“My parents change the rules when they feel like it.”
“My parents won’t look at me if I’ve done something to upset them.”
“They try to control everything about how I think and behave.”
These are some of the things 13-year-olds told University of Virginia researchers, who have found that teens who grew up with psychologically controlling parents struggle with relationships and educational attainment as adults.
“What we found was that kids who had parents who displayed more overcontrolling behavior tended to struggle in tasks that require assertiveness and independence and autonomy throughout development,” said Emily Loeb, a postdoctoral researcher who was the lead author on the study. “So by the time the kids were adults, they were in romantic relationships where there wasn’t as much support being given. By 32, they achieved less education relative to those who had less psychological control, and they were less likely to be in a romantic relationship at all by age 32.”
The new results come from a longitudinal study involving 184 young people from a variety of socioeconomic backgrounds in and around Charlottesville, tracking participants from ages 13 to 32. The study took into account family income, gender (about half the group was male and half female) and a person’s grade-point average at the age of 13.
Loeb’s team also measured the teens’ psychosocial maturity to discern how well they take into account others’ perspectives and think about social situations in a nuanced way.
“We asked people at their schools to rate how much they would want to spend a Saturday night with this particular person,” Loeb said. “We gathered all the readings, and that was a measure of what we call ‘sociometric popularity’ – so, ‘How much do kids just like them and want to spend time with them?'”
The researchers also asked the 13-year-olds about symptoms of depression
The researchers filmed the study participants with their closest friends at 13 and had them ask their friends for some support or advice on an issue and studied the interaction. “We coded the interaction for the amount of support shown in the interaction,” Loeb said.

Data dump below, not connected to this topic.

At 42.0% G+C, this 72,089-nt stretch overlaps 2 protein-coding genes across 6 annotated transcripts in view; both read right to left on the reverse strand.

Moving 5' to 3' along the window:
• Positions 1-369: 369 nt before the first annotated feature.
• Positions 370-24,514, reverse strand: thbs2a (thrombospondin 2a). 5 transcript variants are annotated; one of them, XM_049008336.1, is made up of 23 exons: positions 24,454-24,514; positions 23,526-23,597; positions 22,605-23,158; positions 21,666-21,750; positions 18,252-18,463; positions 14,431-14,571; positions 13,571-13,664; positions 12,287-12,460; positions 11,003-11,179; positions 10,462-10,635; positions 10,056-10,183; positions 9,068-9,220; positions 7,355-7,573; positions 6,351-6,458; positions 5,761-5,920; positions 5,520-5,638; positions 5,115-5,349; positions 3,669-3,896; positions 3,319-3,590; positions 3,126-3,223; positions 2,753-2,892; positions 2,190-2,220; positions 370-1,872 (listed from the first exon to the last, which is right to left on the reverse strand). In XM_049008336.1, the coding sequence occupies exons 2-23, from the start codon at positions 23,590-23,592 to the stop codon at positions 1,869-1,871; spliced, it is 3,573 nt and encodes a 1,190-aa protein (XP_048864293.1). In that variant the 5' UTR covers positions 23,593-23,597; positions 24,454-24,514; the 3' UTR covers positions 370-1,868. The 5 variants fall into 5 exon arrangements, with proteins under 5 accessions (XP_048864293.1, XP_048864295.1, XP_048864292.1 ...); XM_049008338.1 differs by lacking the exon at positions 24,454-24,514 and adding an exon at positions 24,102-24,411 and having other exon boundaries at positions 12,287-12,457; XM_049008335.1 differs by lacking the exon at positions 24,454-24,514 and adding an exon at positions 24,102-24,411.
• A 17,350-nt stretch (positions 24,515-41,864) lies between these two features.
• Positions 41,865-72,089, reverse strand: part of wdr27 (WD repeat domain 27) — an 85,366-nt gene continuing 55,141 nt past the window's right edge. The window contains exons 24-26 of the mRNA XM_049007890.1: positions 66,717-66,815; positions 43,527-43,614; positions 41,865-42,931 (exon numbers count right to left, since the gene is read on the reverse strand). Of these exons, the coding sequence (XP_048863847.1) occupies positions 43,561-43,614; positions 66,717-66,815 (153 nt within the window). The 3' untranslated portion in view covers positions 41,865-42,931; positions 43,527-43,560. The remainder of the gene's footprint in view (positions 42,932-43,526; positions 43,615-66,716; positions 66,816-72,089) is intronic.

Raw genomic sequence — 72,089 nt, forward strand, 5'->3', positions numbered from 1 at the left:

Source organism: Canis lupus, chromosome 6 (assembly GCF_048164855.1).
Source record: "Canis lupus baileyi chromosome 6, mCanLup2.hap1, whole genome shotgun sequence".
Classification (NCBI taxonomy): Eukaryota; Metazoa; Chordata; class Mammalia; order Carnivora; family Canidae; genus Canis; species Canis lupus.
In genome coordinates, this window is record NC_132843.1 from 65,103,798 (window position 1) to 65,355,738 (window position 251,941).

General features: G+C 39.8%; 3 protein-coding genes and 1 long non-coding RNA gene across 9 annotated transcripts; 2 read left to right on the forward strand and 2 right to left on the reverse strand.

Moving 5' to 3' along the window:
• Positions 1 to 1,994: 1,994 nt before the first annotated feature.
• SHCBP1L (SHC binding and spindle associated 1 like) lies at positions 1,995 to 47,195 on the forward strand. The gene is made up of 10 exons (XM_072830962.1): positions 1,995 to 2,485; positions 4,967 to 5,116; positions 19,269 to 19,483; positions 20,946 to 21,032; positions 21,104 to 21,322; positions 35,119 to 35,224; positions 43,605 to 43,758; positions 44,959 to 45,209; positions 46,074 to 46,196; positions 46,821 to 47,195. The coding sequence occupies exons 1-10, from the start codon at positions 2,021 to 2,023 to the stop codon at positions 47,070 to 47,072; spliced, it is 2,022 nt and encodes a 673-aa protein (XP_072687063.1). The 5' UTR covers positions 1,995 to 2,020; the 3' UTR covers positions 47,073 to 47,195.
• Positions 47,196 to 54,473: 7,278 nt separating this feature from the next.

The team replicated this scenario with romantic partners when the study participants were 27 and again when they were 32.
“We found there were problems going on in mid-adolescence that helped explain that they were less liked by their peers,” Loeb said. “So fewer people said, ‘Yeah, I’d like to spend time with them on a Saturday night.’ And they were less mature in terms of balancing perspective and thinking about things in a nuanced way.”
Loeb says these findings are important because people – be they clinicians, parents or educators – are always seeking the right balance when trying to guide children.
“It’s not saying you can’t have rules,” Loeb said, “but it’s very important that parents do let kids think for themselves and let them express opinions that are different than the parents. Independence of thought and action in teen-hood makes for a healthier adulthood.”
The study is published in Child Development, a journal of the Society for Research in Child Development. A press release about the new findings says the authors acknowledge there are limitations to the work.
“First, they relied on teens’ self-reports of parents’ psychological control, so the measure of parenting was perceived and not observed or corroborated by parents. Second, they did not definitively show that parents’ psychological control causes developmental problems. However, the authors suggest that their findings provide strong evidence that psychological control predicts long-term difficulties after ruling out other potential explanations. Finally, unmeasured characteristics of the teens (e.g., temperament) or their parents (e.g., personality) could have driven both psychological control and later outcomes in the youth.”
Over-Controlling Parents and Your Heart
Another newly published Loeb study finds that psychological control at age 13 predicts having a more blunted heart rate response when under stress at age 29. The results are based on data drawn from the same group of 184 people in the above study.
Loeb said it might sound like it’s good to have a blunted heartrate when under stress, but a blunted heartrate is linked to cardiovascular disease and early mortality. “Actually, you want to have your heart rate rise an appropriate amount … and if it doesn’t, that can suggest that either your heart rate is at a high baseline or that your body is not sensitive to adapting to stressors,” she said.
“We found that the psychological control – not that we can say anything about causation – but it is linked to problematic physical responding in adulthood as well,” Loeb said.
It directly predicted a blunted heart rate response and indirectly predicted blunted respiratory sinus arrhythmia reactivity under stress. These findings are published in the journal of Development Psychobiology.